send me your cv
Back in the day when I kicked-off my highly dubious recruiting career (1984 for the pedants out there) we had a saying – lies, damn lies & CVs – and yes, each industry & profession did indeed have its own substituted version of this modern-day proverb. So, at the risk of stating the bleedin’ obvious, each and every CV was approached with a certain amount of scepticism, if not a huge pinch of salt.
However, the one thing you could be pretty sure of, was that at least it was the author’s exaggerations, their own impressions what they’d actually got up to in the course of gainful employ: of course a consistent 100% target over-achievement on all quarterly sales figures was inconsistent with being booted outta the door after only thirteen months with no referee willing to speak in your defence; two ‘three month contracts’ smacked of not getting through the necessary probation period and hinted strongly at personal hygiene issues; positions measured in weeks (or less!) merely highlighted the need to buy an alarm clock and stop dropping so many ecstasy tabs at the weekend rave. CV writing remained a black art and everyone, for better or for worse, had a bash at compiling their own. My how we laughed.
Today’s personal synopses leave me stone cold. We have become a nation of ‘motivated’, ‘energised’ and ‘creative’ ‘individuals’ where everyone, but everyone, is able to operate on their jack-jones or as part of a team whilst ‘delivering’ results of the highest order, superseding everyone’s expectations. Furthermore, whilst on their ‘journey of self-discovery’ everyone is ‘passionate’. If you truly are passionate about supply chain logistics with a bias towards frozen wholefood produce, you do truly need to get out more, and start by closing the door behind you. Truly. The need to stress an ‘unprecedented successful track record’ means you’re an inveterate failure with an inability to see things through to completion, and the merest mention of ‘experience’ & ‘extensive’ in the same paragraph informs me you’ve lived your life in a cold-war bunker without power or running water.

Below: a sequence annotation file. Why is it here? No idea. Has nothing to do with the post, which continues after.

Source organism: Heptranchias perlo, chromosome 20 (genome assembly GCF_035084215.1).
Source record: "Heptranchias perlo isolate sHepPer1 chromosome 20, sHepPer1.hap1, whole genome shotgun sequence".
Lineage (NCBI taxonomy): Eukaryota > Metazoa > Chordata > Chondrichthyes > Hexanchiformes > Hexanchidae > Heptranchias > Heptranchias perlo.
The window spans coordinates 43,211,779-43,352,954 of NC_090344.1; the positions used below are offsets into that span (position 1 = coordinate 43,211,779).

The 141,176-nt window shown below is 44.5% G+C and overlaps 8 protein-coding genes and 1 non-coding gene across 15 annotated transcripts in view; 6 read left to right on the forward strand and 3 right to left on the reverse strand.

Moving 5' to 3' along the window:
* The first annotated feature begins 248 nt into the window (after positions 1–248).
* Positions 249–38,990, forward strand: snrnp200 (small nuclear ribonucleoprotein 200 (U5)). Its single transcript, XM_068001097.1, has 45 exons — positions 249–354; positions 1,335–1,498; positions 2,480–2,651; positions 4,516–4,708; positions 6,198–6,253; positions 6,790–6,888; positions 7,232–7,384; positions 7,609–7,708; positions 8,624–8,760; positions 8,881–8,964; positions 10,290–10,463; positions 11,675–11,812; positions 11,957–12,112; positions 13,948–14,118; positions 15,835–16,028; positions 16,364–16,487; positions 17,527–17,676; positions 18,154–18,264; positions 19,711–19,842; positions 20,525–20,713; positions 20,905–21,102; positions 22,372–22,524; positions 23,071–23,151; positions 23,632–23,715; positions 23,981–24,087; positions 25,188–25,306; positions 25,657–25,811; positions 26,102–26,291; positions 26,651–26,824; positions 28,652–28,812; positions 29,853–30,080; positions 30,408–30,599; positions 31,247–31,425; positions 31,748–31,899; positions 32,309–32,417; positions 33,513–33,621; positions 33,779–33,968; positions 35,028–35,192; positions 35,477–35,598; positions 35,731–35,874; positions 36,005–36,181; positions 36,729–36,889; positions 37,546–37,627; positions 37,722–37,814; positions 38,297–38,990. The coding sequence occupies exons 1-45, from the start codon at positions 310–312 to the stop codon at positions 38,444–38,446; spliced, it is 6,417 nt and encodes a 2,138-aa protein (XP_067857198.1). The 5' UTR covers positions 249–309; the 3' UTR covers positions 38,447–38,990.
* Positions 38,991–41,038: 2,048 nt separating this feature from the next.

The constant use of tired, repetitive, generalist, and nonsensical terms & phrases indicates a complete lack of imagination, poor vocabulary & diction and highlight an avoidance of any personal ingenuity. We are speaking in cliché and self-congratulatory terms but this buzzword bingo serves no purpose whatsoever. Alan Sugar, you have much to answer for. My advice is simple: tell it as it is. At the risk of being seen as a motivated, energised & creative individual, tell me you’re bored with your daily grind, tell me your boss creeps you out, tell me you’re rapidly developing a coke-habit just to get through each day, tell me anything that’s truthful but please don’t tell me you’re passionate!